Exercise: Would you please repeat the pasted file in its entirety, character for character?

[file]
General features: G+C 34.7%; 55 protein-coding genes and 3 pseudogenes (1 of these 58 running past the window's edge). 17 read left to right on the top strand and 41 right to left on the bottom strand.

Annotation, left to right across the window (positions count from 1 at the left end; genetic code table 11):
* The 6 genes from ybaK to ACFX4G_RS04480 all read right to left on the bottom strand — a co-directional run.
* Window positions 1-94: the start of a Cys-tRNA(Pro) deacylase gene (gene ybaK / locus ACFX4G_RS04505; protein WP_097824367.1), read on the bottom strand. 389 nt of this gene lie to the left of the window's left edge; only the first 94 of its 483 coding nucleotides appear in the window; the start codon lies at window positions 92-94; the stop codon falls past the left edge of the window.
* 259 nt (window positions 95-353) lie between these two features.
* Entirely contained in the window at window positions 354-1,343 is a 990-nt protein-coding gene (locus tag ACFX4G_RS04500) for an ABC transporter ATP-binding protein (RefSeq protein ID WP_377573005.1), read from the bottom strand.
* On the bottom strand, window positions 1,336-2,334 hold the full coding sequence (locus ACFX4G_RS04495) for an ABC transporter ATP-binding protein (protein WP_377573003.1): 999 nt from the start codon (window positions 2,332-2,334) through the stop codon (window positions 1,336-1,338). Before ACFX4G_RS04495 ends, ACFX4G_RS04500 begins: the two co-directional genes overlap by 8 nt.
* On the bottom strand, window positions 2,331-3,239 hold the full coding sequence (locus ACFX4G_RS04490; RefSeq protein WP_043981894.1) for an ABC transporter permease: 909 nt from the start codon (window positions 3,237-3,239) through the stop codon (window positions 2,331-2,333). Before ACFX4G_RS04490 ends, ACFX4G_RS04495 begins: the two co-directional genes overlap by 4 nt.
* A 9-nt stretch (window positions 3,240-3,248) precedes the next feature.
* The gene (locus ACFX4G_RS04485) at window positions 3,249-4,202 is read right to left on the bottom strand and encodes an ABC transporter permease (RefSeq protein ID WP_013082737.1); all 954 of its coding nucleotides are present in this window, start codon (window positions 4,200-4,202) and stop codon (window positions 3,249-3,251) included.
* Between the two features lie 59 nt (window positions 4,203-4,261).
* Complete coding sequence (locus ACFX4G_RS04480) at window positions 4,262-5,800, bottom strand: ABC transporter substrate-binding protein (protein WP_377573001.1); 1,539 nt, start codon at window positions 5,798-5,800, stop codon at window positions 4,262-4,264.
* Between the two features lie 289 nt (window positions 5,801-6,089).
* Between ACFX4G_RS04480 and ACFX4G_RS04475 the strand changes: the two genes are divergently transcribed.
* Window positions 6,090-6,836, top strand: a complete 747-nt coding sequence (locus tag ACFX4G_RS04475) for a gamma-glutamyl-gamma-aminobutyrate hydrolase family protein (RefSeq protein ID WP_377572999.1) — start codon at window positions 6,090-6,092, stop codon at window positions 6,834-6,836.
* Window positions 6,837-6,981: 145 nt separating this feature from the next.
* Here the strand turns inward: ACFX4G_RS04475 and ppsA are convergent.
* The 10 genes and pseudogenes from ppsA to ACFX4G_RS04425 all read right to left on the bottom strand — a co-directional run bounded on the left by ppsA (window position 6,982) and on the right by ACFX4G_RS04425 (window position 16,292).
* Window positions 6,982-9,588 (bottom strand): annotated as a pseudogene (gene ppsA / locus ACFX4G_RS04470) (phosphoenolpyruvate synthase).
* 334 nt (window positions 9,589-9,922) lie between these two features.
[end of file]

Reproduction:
General features: G+C 34.7%; 55 protein-coding genes and 3 pseudogenes (1 of these 58 running past the window's edge). 17 read left to right on the top strand and 41 right to left on the bottom strand.

Annotation, left to right across the window (positions count from 1 at the left end; genetic code table 11):
* The 6 genes from ybaK to ACFX4G_RS04480 all read right to left on the bottom strand — a co-directional run.
* Window positions 1-94: the start of a Cys-tRNA(Pro) deacylase gene (gene ybaK / locus ACFX4G_RS04505; protein WP_097824367.1), read on the bottom strand. 389 nt of this gene lie to the left of the window's left edge; only the first 94 of its 483 coding nucleotides appear in the window; the start codon lies at window positions 92-94; the stop codon falls past the left edge of the window.
* 259 nt (window positions 95-353) lie between these two features.
* Entirely contained in the window at window positions 354-1,343 is a 990-nt protein-coding gene (locus tag ACFX4G_RS04500) for an ABC transporter ATP-binding protein (RefSeq protein ID WP_377573005.1), read from the bottom strand.
* On the bottom strand, window positions 1,336-2,334 hold the full coding sequence (locus ACFX4G_RS04495) for an ABC transporter ATP-binding protein (protein WP_377573003.1): 999 nt from the start codon (window positions 2,332-2,334) through the stop codon (window positions 1,336-1,338). Before ACFX4G_RS04495 ends, ACFX4G_RS04500 begins: the two co-directional genes overlap by 8 nt.
* On the bottom strand, window positions 2,331-3,239 hold the full coding sequence (locus ACFX4G_RS04490; RefSeq protein WP_043981894.1) for an ABC transporter permease: 909 nt from the start codon (window positions 3,237-3,239) through the stop codon (window positions 2,331-2,333). Before ACFX4G_RS04490 ends, ACFX4G_RS04495 begins: the two co-directional genes overlap by 4 nt.
* A 9-nt stretch (window positions 3,240-3,248) precedes the next feature.
* The gene (locus ACFX4G_RS04485) at window positions 3,249-4,202 is read right to left on the bottom strand and encodes an ABC transporter permease (RefSeq protein ID WP_013082737.1); all 954 of its coding nucleotides are present in this window, start codon (window positions 4,200-4,202) and stop codon (window positions 3,249-3,251) included.
* Between the two features lie 59 nt (window positions 4,203-4,261).
* Complete coding sequence (locus ACFX4G_RS04480) at window positions 4,262-5,800, bottom strand: ABC transporter substrate-binding protein (protein WP_377573001.1); 1,539 nt, start codon at window positions 5,798-5,800, stop codon at window positions 4,262-4,264.
* Between the two features lie 289 nt (window positions 5,801-6,089).
* Between ACFX4G_RS04480 and ACFX4G_RS04475 the strand changes: the two genes are divergently transcribed.
* Window positions 6,090-6,836, top strand: a complete 747-nt coding sequence (locus tag ACFX4G_RS04475) for a gamma-glutamyl-gamma-aminobutyrate hydrolase family protein (RefSeq protein ID WP_377572999.1) — start codon at window positions 6,090-6,092, stop codon at window positions 6,834-6,836.
* Window positions 6,837-6,981: 145 nt separating this feature from the next.
* Here the strand turns inward: ACFX4G_RS04475 and ppsA are convergent.
* The 10 genes and pseudogenes from ppsA to ACFX4G_RS04425 all read right to left on the bottom strand — a co-directional run bounded on the left by ppsA (window position 6,982) and on the right by ACFX4G_RS04425 (window position 16,292).
* Window positions 6,982-9,588 (bottom strand): annotated as a pseudogene (gene ppsA / locus ACFX4G_RS04470) (phosphoenolpyruvate synthase).
* 334 nt (window positions 9,589-9,922) lie between these two features.